The second option is to use a recessed track. These tracks are positioned along both sides of the pool before the deck is poured. Recessed track is staked in place so it will be flush with the top of the finished pool deck. It is also important that it is secure so it cannot move while the pool deck is being finished around the track.
Top track is a great option that can be used when installing automatic covers on freeform pools; however, during installation, it is important to note the cover system will operate under more stress when it is being pulled across the concrete deck. It takes little effort to move a cover across the water, as in the case of an under track cover system, but when the cover is being pulled across the pool deck, it will have much more resistance. To minimize this, it is recommended the amount of pool deck the cover will be pulled over be less than 10 per cent of the size of the cover. To accomplish this, the cover tracks should be located within 76 to 102 mm (3 to 4 in.) from the water’s edge when possible.
Automatic safety covers, as well as solid and mesh covers can be installed on existing pools.
A deck mount system provides a great way to add an automatic cover to an existing pool. For this application, the drive mechanism and the standard top track are mounted on the pool deck. This is the same standard track that can be used with top track systems.
With the drive mechanism mounted on the pool deck, a bench can be built to cover the system, as well as provide protection. The bench can also provide a seating area for those enjoying the pool.
When installing an automatic cover system on an existing pool very little renovation work is necessary. To install a deck-mount system, electrical wiring will need to be installed and connected to the drive mechanism to provide power to the control switch, which will be mounted on the side of the bench.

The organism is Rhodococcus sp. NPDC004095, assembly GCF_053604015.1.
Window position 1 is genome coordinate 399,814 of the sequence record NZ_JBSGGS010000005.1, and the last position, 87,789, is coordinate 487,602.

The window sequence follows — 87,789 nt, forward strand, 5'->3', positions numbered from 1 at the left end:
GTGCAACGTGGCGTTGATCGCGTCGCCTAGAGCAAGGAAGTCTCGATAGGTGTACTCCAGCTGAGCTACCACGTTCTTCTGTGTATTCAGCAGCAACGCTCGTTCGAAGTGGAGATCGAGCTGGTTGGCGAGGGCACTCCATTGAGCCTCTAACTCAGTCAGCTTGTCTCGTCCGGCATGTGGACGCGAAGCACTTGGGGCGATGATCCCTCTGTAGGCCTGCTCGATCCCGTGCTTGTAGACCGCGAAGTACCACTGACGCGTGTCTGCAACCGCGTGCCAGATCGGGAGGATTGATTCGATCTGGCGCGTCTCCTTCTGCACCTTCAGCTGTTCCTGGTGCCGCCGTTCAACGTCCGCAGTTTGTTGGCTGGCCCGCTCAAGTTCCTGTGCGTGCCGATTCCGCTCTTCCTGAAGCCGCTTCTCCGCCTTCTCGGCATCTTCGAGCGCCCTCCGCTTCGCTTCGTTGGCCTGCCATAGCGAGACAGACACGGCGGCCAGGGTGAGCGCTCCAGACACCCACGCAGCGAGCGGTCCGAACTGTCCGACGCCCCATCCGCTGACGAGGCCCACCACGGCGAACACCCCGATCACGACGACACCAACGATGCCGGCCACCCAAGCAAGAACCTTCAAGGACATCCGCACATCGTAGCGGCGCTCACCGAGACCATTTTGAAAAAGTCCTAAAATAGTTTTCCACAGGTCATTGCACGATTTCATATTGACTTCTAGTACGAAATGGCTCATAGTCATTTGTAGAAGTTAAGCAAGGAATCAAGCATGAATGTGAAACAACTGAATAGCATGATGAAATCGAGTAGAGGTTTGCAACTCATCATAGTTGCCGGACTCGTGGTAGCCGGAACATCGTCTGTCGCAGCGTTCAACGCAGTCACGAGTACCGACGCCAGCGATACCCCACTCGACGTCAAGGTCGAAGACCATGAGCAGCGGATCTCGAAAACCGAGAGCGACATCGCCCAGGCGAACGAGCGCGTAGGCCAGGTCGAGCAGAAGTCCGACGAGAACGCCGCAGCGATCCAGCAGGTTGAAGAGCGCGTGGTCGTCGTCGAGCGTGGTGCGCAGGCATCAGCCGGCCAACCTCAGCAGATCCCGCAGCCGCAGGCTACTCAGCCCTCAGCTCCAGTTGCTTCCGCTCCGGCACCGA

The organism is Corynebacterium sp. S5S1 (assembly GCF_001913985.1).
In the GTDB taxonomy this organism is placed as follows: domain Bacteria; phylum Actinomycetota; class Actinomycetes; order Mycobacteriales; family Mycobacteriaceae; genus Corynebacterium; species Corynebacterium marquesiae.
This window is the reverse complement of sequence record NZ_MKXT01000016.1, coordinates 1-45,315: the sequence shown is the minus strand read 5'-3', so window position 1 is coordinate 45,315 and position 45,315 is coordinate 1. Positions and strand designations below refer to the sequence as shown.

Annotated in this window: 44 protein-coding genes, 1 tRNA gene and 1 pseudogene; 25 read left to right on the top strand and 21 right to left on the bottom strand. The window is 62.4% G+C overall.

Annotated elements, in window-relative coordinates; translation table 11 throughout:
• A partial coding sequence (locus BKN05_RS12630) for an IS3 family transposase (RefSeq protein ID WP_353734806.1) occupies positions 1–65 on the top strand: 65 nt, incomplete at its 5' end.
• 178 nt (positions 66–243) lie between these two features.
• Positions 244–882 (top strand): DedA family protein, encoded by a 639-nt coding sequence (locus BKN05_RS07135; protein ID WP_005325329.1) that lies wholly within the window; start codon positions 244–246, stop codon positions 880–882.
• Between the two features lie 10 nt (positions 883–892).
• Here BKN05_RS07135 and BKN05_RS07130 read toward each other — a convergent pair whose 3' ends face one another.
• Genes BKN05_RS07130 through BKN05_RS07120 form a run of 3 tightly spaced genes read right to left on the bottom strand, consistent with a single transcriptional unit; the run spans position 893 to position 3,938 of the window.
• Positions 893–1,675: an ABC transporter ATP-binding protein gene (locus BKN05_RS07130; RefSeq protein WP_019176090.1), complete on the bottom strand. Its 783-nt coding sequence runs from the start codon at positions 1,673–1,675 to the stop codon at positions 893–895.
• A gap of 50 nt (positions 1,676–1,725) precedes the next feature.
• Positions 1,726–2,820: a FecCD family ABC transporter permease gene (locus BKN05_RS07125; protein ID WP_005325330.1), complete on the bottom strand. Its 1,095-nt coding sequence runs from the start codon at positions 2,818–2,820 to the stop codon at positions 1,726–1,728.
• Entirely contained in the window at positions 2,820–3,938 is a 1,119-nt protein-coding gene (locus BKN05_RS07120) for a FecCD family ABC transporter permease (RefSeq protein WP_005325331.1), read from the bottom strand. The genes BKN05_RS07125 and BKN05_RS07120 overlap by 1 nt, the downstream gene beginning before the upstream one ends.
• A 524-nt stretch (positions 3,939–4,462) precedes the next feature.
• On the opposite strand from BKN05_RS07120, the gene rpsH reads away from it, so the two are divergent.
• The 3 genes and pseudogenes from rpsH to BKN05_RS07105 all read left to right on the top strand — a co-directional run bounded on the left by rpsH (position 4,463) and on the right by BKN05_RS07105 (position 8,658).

There is really no difference when installing a solid and mesh safety cover on an existing or new pool. Since these covers are custom made and anchor into the surrounding deck, any existing pool can be retrofitted with a solid and mesh cover just as easily as a new pool.
Solid and mesh covers can be made to work with any feature. By using various design and anchoring techniques, solid and mesh safety covers can be fabricated to attach to or go around any feature.
Pool owners should never think their pool cannot be covered. Most customers would be surprised at the number of unique pools that incorporate a safety cover.
Automatic covers that are installed using an under track system are unaffected by features on the deck. Top track and deck mount systems may not work with some features, but there are many options to help with these types of installations. And of course, anything that would prevent the automatic cover from closing would need to be addressed before installation.
When talking about safety covers, most people think of traditional solid or mesh style covers that are installed using anchors around the pool. However, automatic pool covers are also classified as safety covers. Although they provide many unique benefits, one of their primary functions is safety; therefore, it is important builders and homeowners know that automatic covers are approved under American Society for Testing and Materials (ASTM) safety standards, which is the same requirement used by solid and mesh covers.
When purchased alone, an automatic, solid or mesh safety cover can seem expensive to the average pool owner. Even a $1300 solid or mesh cover, which is less expensive than an automatic cover, can seem steep when purchased as a standalone product. One way to solve this is to bundle a safety cover into a package with every new pool sale. By absorbing the cost of the cover into the total price, the homeowner will be less likely to suffer from sticker shock.